10. Dry your laundry with wool.

Speaking of this new laundry, skip the fabric softener and dryer sheets and make your own wool dryer balls (or buy a few). Your laundry will still be soft, but you’ll skip the added chemicals and waste — win!

What reusable options does your family use? What haven’t you attempted yet?

Photo Credits

Dish towels: Becky F
Bento box: Maki
Wool dryer balls & cloth diapers: Hobo Mama

About The Author: Lauren Wayne

Hobo Mama Hobo_Mama My NPN Posts

Lauren Wayne is a co-founder of Natural Parents Network. She works and writes at home with her husband, Crackerdog Sam, and their sons, Mikko and Alrik. Lauren blogs about natural and attachment parenting at Hobo Mama, offers reviews and giveaways of natural parenting products at Hobo Mama Reviews, and gives a behind-the scenes look at blogging and writing at LaurenWayne.com. Lauren co-hosts the monthly Carnival of Natural Parenting and is the author of Poetry of a Hobo Mama: The First Three Years and What Will We Learn Today? You can find Lauren on Twitter, Facebook, her , her Google+ page, and Pinterest.

8 Responses to 10 Easy Ways to Go Reusable at Home

  1. Olivia

    We primarily use plastic storage in the freezer for meals cooked in bulk and meat we purchase in bulk. Any suggestions for alternatives.

    • Lauren Wayne  

      Good question, Olivia! We’re still feeling our way forward on that one, too. There are flat, stackable stainless-steel and glass containers that are approved for freezer use, and they even make reusable silicone baggies now. Unfortunately, they’re all kind of pricey if you have to buy a bunch new. You can also freeze glass canning jars, though they might not fit tightly in a small space. We often end up reusing plastic containers (cottage cheese, yogurt, etc.) that would otherwise go into the recycling.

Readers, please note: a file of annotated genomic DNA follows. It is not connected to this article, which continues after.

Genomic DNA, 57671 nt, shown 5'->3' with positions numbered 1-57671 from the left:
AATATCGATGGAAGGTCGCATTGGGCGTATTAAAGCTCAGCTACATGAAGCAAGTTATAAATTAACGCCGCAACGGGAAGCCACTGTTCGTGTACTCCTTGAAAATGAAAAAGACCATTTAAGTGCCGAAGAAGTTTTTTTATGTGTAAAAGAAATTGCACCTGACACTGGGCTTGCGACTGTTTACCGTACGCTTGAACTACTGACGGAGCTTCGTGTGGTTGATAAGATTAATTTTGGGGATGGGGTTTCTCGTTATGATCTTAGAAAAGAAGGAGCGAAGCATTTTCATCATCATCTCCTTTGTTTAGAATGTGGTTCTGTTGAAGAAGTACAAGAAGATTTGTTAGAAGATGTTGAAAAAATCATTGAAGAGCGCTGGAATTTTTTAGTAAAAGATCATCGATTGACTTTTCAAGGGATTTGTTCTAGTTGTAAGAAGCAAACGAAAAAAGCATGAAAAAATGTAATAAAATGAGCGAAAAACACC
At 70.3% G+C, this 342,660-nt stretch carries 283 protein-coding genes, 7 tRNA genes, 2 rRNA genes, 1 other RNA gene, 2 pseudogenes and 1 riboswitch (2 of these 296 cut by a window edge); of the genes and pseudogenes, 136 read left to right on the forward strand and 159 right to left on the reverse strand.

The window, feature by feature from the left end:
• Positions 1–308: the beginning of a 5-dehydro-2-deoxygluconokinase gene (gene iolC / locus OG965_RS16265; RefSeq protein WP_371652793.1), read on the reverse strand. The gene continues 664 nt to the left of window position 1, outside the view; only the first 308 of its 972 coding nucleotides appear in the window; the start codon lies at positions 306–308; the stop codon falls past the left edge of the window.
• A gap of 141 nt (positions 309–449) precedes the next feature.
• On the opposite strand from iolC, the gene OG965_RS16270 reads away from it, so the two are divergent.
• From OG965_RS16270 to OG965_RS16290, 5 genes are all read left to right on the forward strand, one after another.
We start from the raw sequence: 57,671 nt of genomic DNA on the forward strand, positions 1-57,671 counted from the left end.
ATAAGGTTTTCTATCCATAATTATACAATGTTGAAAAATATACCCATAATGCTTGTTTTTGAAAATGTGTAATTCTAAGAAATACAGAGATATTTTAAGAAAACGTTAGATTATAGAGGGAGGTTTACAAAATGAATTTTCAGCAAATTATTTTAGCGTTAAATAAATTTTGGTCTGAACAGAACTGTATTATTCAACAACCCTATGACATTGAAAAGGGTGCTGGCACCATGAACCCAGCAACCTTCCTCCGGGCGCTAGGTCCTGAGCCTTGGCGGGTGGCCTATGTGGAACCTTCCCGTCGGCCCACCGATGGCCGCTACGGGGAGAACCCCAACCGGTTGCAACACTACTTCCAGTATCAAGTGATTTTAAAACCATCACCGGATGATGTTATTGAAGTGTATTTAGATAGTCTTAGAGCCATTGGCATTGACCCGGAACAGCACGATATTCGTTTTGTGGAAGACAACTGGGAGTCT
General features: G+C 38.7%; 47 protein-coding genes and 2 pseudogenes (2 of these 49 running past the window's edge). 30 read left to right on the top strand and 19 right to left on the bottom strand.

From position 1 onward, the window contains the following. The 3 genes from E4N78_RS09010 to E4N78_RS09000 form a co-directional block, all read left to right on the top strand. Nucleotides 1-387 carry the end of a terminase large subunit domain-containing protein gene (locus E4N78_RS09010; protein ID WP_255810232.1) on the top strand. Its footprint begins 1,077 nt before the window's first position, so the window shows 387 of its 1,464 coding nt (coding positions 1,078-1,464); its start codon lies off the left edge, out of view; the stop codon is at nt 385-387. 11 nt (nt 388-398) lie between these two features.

• Becca @ The Earthlings Handbook

      I agree that plastic is easier for freezing. I reuse these containers and bags as long as possible. The clear #5 plastic buckets from take-out soup are excellent for freezing–less likely to crack than yogurt buckets, although those work too. (Those clear containers also are perfect for taking to restaurants in case you have leftovers, to avoid getting a foam or paper box that’s not reusable or recyclable.) Ziptop bags can be washed and reused although I wouldn’t risk it when they’ve been used for meat. The plastic bags that line boxes of cereal and crackers are excellent for freezing in–just roll up the slack at the top and maybe put a rubber band around it.

  2. Amy Phoenix  

    Thank you for these simple tips, Lauren! I enjoyed the bidet article too. :)

  3. Becca @ The Earthlings Handbook

    These are great ideas! My family does all of these things to some extent.

    About using glass for leftovers: We reuse the glass jars from nut butter, salsa, pickles, etc. The lids are not microwave-safe, so (at home and in my office) we keep some plastic lids on top of the microwave for containing splashes. The lids do seal very well; I rarely have leaks when I bring a jar of leftover soup in my lunch. It seems that leftovers stay fresher longer in glass than in plastic, and glass is easier to wash completely clean–especially of greasy food and tomato sauce–whether by hand or in the dishwasher.